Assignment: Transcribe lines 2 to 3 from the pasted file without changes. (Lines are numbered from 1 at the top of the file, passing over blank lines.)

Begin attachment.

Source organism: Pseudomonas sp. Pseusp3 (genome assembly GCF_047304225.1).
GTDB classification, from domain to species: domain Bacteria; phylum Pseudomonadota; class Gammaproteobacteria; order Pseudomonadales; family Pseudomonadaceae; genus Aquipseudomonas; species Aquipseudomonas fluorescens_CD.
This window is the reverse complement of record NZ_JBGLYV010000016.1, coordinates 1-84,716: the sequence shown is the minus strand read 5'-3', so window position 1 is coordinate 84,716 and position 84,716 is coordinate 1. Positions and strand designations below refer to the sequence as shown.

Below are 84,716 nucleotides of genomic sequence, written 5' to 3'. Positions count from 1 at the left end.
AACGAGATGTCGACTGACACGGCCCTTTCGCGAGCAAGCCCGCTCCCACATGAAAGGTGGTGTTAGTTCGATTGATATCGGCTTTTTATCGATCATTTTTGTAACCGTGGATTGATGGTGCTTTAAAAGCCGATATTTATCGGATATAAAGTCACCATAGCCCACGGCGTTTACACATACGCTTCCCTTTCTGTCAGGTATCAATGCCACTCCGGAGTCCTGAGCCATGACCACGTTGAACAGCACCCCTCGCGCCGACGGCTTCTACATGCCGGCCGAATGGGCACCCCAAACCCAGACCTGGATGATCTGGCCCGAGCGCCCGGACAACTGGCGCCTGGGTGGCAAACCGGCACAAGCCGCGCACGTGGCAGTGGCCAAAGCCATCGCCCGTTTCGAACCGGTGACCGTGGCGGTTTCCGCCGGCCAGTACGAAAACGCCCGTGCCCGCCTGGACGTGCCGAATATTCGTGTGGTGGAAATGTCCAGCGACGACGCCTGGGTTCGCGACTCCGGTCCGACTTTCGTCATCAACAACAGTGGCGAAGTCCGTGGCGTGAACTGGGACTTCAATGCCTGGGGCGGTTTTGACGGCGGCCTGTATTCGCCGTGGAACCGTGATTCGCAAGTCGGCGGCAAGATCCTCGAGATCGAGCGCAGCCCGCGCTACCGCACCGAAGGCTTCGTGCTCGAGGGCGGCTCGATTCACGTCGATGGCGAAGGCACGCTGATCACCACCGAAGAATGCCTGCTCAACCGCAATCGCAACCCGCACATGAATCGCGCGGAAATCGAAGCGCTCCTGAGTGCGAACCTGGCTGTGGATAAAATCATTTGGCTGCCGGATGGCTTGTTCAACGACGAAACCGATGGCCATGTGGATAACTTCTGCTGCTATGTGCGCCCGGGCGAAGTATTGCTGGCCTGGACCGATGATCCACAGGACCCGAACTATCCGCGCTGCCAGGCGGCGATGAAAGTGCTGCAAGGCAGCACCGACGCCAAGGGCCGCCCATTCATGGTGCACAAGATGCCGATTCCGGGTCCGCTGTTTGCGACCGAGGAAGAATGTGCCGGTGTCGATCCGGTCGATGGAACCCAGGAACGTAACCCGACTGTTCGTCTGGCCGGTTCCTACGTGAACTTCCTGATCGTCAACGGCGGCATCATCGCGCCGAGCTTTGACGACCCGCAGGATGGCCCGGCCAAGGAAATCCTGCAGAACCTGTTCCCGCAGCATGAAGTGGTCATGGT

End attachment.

GTDB classification, from domain to species: domain Bacteria; phylum Pseudomonadota; class Gammaproteobacteria; order Pseudomonadales; family Pseudomonadaceae; genus Aquipseudomonas; species Aquipseudomonas fluorescens_CD.
This window is the reverse complement of record NZ_JBGLYV010000016.1, coordinates 1-84,716: the sequence shown is the minus strand read 5'-3', so window position 1 is coordinate 84,716 and position 84,716 is coordinate 1. Positions and strand designations below refer to the sequence as shown.